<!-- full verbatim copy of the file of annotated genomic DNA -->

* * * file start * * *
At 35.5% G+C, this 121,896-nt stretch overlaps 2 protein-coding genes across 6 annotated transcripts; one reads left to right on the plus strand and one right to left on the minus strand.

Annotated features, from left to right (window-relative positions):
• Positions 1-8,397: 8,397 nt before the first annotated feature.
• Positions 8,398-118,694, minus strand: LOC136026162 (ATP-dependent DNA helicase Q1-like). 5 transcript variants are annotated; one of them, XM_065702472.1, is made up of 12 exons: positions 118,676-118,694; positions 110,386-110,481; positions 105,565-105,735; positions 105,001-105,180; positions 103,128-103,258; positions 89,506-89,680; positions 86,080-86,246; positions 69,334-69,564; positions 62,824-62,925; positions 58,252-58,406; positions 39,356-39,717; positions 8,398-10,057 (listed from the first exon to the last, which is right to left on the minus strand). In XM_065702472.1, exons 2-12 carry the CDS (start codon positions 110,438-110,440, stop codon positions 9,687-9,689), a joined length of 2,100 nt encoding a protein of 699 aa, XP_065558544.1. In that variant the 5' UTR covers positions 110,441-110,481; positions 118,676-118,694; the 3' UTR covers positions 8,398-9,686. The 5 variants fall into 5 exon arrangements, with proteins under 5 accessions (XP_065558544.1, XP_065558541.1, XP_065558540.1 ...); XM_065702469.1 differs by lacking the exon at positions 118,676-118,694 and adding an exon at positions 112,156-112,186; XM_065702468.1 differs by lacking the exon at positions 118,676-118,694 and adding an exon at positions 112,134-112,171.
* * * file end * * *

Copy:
At 35.5% G+C, this 121,896-nt stretch overlaps 2 protein-coding genes across 6 annotated transcripts; one reads left to right on the plus strand and one right to left on the minus strand.

Annotated features, from left to right (window-relative positions):
• Positions 1-8,397: 8,397 nt before the first annotated feature.
• Positions 8,398-118,694, minus strand: LOC136026162 (ATP-dependent DNA helicase Q1-like). 5 transcript variants are annotated; one of them, XM_065702472.1, is made up of 12 exons: positions 118,676-118,694; positions 110,386-110,481; positions 105,565-105,735; positions 105,001-105,180; positions 103,128-103,258; positions 89,506-89,680; positions 86,080-86,246; positions 69,334-69,564; positions 62,824-62,925; positions 58,252-58,406; positions 39,356-39,717; positions 8,398-10,057 (listed from the first exon to the last, which is right to left on the minus strand). In XM_065702472.1, exons 2-12 carry the CDS (start codon positions 110,438-110,440, stop codon positions 9,687-9,689), a joined length of 2,100 nt encoding a protein of 699 aa, XP_065558544.1. In that variant the 5' UTR covers positions 110,441-110,481; positions 118,676-118,694; the 3' UTR covers positions 8,398-9,686. The 5 variants fall into 5 exon arrangements, with proteins under 5 accessions (XP_065558544.1, XP_065558541.1, XP_065558540.1 ...); XM_065702469.1 differs by lacking the exon at positions 118,676-118,694 and adding an exon at positions 112,156-112,186; XM_065702468.1 differs by lacking the exon at positions 118,676-118,694 and adding an exon at positions 112,134-112,171.